Several Species Of Alaskan Birds Vulnerable To Changing Climate
April 3, 2013

Winners And Losers: Study Looks At Alaskan Birds’ Vulnerability To Climate Change

Brett Smith for - Your Universe Online

As the forces of climate change continue to shape the planet, conservationist groups are focusing on how these trends may affect the viability of different animal species.

According to a new report from the Wildlife Conservation Society (WCS), many of the breeding bird species in Alaska will experience a marked change to their populations by 2050.

Based on their assessment, the WCS estimates that two species will become "highly" vulnerable and seven other species would be "moderately" vulnerable thanks to the effects of climate change. The WCS also projects that the populations of five bird species will actually expand as a result of rising global temperatures and their effects.

"The primary value of this assessment is to tease out the underlying factors that make species more or less vulnerable to climate change," said report co-author Joe Liebezeit. "Through this effort we can begin to prioritize subsequent management actions and identify data gaps. The results represent a starting point to help prioritize management actions and conservation planning efforts."

The report is focused on 54 bird species from Arctic Alaska, which serves as a breeding ground for millions of birds from around the world. According to the WCS, the region is expected to see a 5.5-degree Fahrenheit temperature increase by 2050.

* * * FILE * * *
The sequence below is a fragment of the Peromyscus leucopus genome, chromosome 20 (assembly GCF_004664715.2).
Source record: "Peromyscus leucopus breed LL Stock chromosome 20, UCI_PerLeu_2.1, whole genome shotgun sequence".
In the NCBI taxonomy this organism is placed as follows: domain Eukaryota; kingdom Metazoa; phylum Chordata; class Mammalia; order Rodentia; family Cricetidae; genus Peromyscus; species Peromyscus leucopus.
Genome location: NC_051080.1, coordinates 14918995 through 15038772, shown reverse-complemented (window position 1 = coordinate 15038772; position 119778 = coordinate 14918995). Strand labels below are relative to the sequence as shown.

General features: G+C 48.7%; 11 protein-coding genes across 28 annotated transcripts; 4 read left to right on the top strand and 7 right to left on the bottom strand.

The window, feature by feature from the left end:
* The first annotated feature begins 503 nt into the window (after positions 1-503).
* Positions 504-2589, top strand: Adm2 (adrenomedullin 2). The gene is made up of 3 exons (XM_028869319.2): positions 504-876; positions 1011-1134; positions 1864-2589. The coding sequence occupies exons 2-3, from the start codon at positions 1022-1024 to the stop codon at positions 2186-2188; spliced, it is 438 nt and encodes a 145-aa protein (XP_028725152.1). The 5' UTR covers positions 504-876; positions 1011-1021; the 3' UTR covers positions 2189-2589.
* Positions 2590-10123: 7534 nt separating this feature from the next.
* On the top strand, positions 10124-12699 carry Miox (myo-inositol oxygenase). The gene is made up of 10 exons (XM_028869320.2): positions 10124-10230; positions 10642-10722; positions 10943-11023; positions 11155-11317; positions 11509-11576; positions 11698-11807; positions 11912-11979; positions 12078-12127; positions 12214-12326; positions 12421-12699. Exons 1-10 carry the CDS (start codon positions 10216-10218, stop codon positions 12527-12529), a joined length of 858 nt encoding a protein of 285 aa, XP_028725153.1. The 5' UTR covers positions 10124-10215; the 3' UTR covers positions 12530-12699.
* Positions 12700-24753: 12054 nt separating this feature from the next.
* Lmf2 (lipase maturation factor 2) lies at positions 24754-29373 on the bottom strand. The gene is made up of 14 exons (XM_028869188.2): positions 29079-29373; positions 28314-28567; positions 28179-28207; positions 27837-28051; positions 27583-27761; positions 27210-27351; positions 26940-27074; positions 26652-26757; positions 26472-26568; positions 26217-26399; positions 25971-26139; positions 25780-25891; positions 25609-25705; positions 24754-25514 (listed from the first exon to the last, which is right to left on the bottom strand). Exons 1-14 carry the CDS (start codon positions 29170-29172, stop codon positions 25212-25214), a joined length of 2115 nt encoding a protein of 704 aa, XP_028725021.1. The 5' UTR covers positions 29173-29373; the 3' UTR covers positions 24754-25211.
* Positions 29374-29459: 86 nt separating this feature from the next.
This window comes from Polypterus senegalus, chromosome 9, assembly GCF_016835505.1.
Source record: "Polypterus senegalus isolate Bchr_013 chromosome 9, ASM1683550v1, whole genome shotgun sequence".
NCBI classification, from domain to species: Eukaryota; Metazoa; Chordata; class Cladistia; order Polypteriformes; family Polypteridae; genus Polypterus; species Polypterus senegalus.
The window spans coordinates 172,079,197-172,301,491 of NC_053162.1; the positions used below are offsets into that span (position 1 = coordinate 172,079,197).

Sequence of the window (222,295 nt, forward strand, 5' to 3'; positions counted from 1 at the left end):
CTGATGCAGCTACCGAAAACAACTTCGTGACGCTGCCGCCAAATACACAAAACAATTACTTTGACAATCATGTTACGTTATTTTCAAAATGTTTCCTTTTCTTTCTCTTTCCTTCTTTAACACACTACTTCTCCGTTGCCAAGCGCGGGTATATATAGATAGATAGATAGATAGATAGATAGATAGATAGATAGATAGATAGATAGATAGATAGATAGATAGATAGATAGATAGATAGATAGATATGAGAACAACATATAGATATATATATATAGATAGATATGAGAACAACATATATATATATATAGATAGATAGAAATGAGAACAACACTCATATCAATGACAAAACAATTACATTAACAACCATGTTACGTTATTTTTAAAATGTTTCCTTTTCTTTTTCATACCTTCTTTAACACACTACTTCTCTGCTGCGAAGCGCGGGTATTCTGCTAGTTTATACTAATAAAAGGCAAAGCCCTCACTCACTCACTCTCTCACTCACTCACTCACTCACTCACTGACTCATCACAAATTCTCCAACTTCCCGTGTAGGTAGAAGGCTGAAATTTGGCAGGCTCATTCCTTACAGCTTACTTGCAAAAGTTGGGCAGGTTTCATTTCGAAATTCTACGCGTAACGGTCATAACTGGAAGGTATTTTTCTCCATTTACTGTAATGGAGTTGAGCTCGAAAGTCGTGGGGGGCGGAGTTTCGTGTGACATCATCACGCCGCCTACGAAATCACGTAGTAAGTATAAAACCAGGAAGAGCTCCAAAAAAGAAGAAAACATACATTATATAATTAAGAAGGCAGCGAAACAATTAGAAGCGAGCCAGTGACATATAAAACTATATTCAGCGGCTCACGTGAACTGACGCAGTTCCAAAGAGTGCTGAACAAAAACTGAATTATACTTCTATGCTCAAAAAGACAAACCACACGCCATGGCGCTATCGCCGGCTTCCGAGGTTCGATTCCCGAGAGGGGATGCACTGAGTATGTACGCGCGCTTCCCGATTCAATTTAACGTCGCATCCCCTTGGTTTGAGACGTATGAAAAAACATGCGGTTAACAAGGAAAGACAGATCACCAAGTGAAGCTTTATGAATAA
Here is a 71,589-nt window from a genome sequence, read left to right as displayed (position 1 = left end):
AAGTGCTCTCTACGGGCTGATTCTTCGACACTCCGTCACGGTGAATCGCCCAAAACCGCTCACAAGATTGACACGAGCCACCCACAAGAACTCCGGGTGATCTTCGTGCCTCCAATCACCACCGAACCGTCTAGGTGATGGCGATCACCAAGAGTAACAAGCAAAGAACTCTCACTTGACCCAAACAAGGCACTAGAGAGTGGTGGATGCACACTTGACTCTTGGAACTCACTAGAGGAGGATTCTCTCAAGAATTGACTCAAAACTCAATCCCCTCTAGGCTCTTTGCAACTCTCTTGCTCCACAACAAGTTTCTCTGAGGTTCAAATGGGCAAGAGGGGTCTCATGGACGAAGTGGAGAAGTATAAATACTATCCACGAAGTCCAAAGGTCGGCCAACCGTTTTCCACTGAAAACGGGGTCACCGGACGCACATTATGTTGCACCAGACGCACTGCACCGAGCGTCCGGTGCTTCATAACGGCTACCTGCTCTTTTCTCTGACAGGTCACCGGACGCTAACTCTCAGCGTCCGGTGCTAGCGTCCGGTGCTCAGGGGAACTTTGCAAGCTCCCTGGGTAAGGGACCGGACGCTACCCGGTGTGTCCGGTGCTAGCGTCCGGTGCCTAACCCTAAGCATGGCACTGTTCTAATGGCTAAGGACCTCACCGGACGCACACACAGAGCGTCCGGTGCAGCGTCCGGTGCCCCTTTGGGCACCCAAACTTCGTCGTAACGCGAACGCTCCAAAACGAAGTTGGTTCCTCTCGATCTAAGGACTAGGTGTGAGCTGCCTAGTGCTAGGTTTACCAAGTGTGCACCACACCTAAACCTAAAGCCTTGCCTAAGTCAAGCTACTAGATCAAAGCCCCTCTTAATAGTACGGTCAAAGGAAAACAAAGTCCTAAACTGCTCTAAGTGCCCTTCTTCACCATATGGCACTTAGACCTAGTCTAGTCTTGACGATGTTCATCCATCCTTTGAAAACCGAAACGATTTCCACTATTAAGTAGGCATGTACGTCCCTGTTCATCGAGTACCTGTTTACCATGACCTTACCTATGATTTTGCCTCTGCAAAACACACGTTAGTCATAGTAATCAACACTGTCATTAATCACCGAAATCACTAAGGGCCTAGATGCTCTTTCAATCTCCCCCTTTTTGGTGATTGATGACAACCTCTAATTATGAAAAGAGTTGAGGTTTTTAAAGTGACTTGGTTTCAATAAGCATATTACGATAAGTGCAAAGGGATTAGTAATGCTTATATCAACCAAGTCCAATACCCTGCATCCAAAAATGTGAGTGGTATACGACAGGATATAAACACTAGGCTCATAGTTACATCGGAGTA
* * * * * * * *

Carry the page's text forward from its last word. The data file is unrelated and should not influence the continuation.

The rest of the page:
The WCS conducted their assessment with four goals in mind: rank the vulnerability of different bird species, evaluate each species´ sensitivity to climate change factors, compare the assessment to other approaches, and determine the effectiveness of the NatureServe Climate Change Vulnerability Index (CCVI) tool.

The CCVI tool is a spreadsheet-based algorithm that uses a variety of factors to rank species vulnerability to climate change in particular regions.

"This assessment tool melds computer modeling with expert opinion in a way not often realized," said co-author Greg Balogh, the Coordinator of the Arctic Landscape Conservation Cooperative for the WCS.

"The insights and graphic depictions of climate change winners and losers is a real eye-opener. Land and resource managers would do well to pay attention to products like this as they think about how they conduct business in the future."

On average, the more vulnerable species are more closely associated with the Alaskan coast, making them more susceptible to climate-related coastal factors such as increased frequency of violent storms, erosion and ice cover. More adaptable species were less affected, and some species were actually predicted by the WCS study to thrive in a warming climate.

The WCS emphasized that the study only covers the breeding birds in relation to the time they spend in Alaska. They added that further research is necessary to be able to tell a more complete story that would include other factors such as the birds´ migratory patterns.

"Our results tell only part of the climate change story for these species," warned WCS conservation scientist and report co-author Erika Rowland. "For example, several species rely on wetland habitats, which may dry out or shift locations in response to warming.”

“Also, many species winter in places outside of Alaska and so climate change information from other regions will ultimately need to be woven into our understanding of vulnerability in Arctic Alaska for conservation planning and management,” she said.